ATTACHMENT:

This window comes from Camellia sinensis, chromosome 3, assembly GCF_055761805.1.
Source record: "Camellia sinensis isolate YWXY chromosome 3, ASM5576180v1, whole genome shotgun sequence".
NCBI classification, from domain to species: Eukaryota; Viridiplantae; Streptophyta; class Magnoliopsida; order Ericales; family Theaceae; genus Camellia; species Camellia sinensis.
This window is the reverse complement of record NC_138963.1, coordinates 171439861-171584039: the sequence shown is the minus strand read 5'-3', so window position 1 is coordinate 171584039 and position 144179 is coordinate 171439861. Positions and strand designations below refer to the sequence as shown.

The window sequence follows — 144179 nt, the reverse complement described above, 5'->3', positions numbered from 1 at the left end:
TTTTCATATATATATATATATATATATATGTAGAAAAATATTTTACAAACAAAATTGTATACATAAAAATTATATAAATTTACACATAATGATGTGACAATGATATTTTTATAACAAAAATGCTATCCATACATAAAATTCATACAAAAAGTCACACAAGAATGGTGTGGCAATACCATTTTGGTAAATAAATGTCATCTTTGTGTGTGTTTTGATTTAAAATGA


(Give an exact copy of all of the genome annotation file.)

This window comes from Camellia sinensis, chromosome 3, assembly GCF_055761805.1.
Source record: "Camellia sinensis isolate YWXY chromosome 3, ASM5576180v1, whole genome shotgun sequence".
NCBI classification, from domain to species: Eukaryota; Viridiplantae; Streptophyta; class Magnoliopsida; order Ericales; family Theaceae; genus Camellia; species Camellia sinensis.
This window is the reverse complement of record NC_138963.1, coordinates 171439861-171584039: the sequence shown is the minus strand read 5'-3', so window position 1 is coordinate 171584039 and position 144179 is coordinate 171439861. Positions and strand designations below refer to the sequence as shown.

The window sequence follows — 144179 nt, the reverse complement described above, 5'->3', positions numbered from 1 at the left end:
TTTTCATATATATATATATATATATATATGTAGAAAAATATTTTACAAACAAAATTGTATACATAAAAATTATATAAATTTACACATAATGATGTGACAATGATATTTTTATAACAAAAATGCTATCCATACATAAAATTCATACAAAAAGTCACACAAGAATGGTGTGGCAATACCATTTTGGTAAATAAATGTCATCTTTGTGTGTGTTTTGATTTAAAATGA